We Are Relocating. Can I Change to Another Language with My Bilingual Child?

by expert · 2 comments

Dear Madalena

We are a bilingual (Japanese-English) family living in Tokyo raising our three boys age 3 years old, and 4 months old twins. Our children were all born in Tokyo. We use OPOL at home and I speak to my children in English, but as my three year old attends Japanese daycare from 9:00 – 4:30 daily, his speaking is almost all in Japanese for now.

We are planning to relocate back to New Zealand (my country) in around 18 months time. At that time I feel there is a real risk that my son could eventually stop speaking Japanese as there will be little Japanese language input in his life other than from my husband, plus he will start school in English.

For that reason, I am considering switching to the minority language at home method, since I am a fluent Japanese speaker.

I was wondering if there are any problems with changing the language spoken to one’s children in this way? My older son will be around four and a half by the time we relocate.

While we are thinking of making Japanese our “home language”, there are certain things that I am not willing to give up in English – eg. story reading, and I plan to speak English when I am around other English speakers, just as I currently speak to my son in Japanese when there are others present who don’t speak English.

I would appreciate any advice!



Madalena’s answer:

Dear Rachel,

You are right in saying that the language of schooling tends to become a preferred language. You are also right in considering a change in your home language policy, in order to nurture your children’s multilingualism.

Switching language policies is no problem for children, so long as this is done in a way that makes sense to them. Your big boy will experience the move to New Zealand as a significant change in his life (just like you!), and exposure to all sorts of new things will be part of this, language uses included. His new school will also “speak” a different language from the one his current school does, and so will his new friends.

I am sure that your boy knows that you speak Japanese, so the new thing for him here will be that you will use Japanese with him. This is no problem at all – perhaps you have even already done so, without noticing it? Using other languages than the one I thought I always used to my children certainly happened to me, and I realised this only when I reviewed tape recordings of our interactions.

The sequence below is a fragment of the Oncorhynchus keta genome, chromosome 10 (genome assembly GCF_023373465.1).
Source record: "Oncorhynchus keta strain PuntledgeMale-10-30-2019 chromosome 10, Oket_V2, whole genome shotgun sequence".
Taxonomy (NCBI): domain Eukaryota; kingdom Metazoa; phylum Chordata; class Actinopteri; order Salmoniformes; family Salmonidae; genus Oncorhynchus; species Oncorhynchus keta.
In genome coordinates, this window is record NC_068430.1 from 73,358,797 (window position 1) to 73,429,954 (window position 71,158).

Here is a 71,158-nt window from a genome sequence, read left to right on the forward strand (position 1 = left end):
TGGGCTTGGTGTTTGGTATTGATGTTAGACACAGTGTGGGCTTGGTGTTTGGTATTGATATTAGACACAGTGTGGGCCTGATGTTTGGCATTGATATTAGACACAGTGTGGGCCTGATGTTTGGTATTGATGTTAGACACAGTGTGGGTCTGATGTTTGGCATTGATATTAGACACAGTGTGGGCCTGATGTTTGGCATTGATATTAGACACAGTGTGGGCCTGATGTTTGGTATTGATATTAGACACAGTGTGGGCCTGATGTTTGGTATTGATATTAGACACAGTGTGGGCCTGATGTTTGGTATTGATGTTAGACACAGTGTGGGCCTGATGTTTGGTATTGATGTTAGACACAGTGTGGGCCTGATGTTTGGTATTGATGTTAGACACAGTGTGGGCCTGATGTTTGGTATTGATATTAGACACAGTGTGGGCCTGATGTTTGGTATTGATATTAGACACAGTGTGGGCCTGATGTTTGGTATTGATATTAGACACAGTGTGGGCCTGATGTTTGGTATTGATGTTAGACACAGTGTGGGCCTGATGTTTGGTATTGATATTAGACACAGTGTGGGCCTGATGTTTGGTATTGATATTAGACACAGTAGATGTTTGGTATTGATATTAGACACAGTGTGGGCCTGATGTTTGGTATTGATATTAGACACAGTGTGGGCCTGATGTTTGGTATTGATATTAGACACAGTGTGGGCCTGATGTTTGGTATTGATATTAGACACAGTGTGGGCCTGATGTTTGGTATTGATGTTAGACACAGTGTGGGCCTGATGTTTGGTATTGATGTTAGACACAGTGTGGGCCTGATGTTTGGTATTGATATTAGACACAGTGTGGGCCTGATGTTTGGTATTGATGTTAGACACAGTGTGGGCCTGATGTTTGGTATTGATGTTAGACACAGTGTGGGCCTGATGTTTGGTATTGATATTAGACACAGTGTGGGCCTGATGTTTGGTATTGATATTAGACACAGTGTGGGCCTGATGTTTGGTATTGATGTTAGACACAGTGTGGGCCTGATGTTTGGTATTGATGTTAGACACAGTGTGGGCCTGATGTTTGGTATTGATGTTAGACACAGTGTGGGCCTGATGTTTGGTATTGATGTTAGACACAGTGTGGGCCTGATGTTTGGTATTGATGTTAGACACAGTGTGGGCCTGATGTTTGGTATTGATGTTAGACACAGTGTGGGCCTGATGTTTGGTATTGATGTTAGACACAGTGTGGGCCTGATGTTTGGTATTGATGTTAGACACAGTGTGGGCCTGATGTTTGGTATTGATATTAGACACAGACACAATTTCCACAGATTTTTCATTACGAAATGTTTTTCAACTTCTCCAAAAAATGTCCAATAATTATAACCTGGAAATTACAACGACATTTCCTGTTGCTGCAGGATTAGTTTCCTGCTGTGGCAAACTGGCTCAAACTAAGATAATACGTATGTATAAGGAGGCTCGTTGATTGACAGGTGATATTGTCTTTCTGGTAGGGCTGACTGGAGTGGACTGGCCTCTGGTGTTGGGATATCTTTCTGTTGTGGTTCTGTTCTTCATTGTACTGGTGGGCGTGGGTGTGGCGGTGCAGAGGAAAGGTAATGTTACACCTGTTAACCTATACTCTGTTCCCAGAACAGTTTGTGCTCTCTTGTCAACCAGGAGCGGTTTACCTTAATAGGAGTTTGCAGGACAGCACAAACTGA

One interesting thing about multilinguals is that we often cannot tell in which language people spoke to us, or we read or heard something. We register the happening, not the tool used to encode it. Changing linguistic tools will be part of the coming change in your children’s lives. So you can do exactly what you suggest and use both your languages to them in the way you describe.

After all, you want them to grow up multilingual, and you will be giving them the perfect role model by doing so: you.

Do feel free to contact me privately, if you wish to discuss these matters in greater detail.


Madalena Cruz-Ferreira, PhD, University of Manchester, UK, is a multilingual parent, educator and scholar, and the author of Multilinguals are...?, a book on myths and misconceptions about multilingualism. Her blog Being Multilingual deals with multilingualism at home, in school and in clinic. Her contact, and details on her work, are at: beingmultilingual.com.

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{ 1 comment… read it below or add one }

1 tetsu December 3, 2010 at 6:33 pm


I’ve had folks change languages all the time while growing up. I’ve had no problems to this day…. in fact, it’s done me wonderful things… hmmm… I think… 😉 well, why don’t you check it out for yourself at:


…and see if you like what could be awaiting for your children if you simply give them as much exposure to various languages while they’re young?

Hopefully you like it, because I can’t thank my parents enough for what they’ve done for me, and I am sure that your children will also feel that way later!

Best wishes.


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